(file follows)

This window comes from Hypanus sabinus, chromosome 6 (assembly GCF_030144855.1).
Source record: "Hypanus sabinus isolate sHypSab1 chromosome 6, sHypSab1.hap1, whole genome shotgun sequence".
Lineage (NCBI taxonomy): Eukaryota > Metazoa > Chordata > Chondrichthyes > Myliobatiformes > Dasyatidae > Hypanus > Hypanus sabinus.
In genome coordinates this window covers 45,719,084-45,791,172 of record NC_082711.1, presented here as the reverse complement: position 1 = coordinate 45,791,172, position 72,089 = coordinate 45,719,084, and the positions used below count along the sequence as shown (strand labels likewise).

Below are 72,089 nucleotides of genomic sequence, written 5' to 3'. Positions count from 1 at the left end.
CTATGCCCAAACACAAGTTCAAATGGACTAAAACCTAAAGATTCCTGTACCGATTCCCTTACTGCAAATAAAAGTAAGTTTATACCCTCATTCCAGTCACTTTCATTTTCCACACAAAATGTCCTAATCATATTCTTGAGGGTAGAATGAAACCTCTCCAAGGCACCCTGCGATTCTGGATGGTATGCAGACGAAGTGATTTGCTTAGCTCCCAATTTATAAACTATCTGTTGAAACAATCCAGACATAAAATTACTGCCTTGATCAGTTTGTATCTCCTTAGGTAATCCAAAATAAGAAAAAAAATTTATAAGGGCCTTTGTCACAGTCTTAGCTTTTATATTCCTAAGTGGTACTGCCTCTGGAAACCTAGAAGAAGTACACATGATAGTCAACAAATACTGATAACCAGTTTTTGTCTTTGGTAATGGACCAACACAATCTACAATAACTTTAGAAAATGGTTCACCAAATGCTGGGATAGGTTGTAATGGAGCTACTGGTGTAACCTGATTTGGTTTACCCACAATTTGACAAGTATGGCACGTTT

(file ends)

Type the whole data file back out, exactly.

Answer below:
This window comes from Hypanus sabinus, chromosome 6 (assembly GCF_030144855.1).
Source record: "Hypanus sabinus isolate sHypSab1 chromosome 6, sHypSab1.hap1, whole genome shotgun sequence".
Lineage (NCBI taxonomy): Eukaryota > Metazoa > Chordata > Chondrichthyes > Myliobatiformes > Dasyatidae > Hypanus > Hypanus sabinus.
In genome coordinates this window covers 45,719,084-45,791,172 of record NC_082711.1, presented here as the reverse complement: position 1 = coordinate 45,791,172, position 72,089 = coordinate 45,719,084, and the positions used below count along the sequence as shown (strand labels likewise).

Below are 72,089 nucleotides of genomic sequence, written 5' to 3'. Positions count from 1 at the left end.
CTATGCCCAAACACAAGTTCAAATGGACTAAAACCTAAAGATTCCTGTACCGATTCCCTTACTGCAAATAAAAGTAAGTTTATACCCTCATTCCAGTCACTTTCATTTTCCACACAAAATGTCCTAATCATATTCTTGAGGGTAGAATGAAACCTCTCCAAGGCACCCTGCGATTCTGGATGGTATGCAGACGAAGTGATTTGCTTAGCTCCCAATTTATAAACTATCTGTTGAAACAATCCAGACATAAAATTACTGCCTTGATCAGTTTGTATCTCCTTAGGTAATCCAAAATAAGAAAAAAAATTTATAAGGGCCTTTGTCACAGTCTTAGCTTTTATATTCCTAAGTGGTACTGCCTCTGGAAACCTAGAAGAAGTACACATGATAGTCAACAAATACTGATAACCAGTTTTTGTCTTTGGTAATGGACCAACACAATCTACAATAACTTTAGAAAATGGTTCACCAAATGCTGGGATAGGTTGTAATGGAGCTACTGGTGTAACCTGATTTGGTTTACCCACAATTTGACAAGTATGGCACGTTT